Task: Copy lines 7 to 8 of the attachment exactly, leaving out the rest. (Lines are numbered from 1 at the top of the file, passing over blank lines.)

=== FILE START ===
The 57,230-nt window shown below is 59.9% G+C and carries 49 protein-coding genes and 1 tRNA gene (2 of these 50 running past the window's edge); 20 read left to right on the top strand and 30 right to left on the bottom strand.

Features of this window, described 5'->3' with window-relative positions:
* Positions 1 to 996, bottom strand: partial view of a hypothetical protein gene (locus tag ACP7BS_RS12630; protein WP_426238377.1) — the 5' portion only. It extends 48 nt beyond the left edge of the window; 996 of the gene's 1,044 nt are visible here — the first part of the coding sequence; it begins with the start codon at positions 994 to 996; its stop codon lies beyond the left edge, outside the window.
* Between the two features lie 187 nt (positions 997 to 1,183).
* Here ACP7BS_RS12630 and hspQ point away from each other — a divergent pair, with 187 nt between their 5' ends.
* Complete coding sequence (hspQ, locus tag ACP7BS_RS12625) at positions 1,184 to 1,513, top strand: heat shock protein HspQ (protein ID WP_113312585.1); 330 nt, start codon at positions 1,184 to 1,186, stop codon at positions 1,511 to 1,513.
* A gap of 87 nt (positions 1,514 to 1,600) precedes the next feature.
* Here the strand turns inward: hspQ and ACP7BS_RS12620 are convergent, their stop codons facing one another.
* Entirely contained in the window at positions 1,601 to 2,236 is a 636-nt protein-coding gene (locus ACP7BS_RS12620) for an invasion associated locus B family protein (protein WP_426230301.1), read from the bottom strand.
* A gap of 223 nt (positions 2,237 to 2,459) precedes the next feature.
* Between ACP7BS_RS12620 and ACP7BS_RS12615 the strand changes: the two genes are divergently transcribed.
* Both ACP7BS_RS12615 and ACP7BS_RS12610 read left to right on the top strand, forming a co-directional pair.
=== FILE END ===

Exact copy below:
* A gap of 87 nt (positions 1,514 to 1,600) precedes the next feature.
* Here the strand turns inward: hspQ and ACP7BS_RS12620 are convergent, their stop codons facing one another.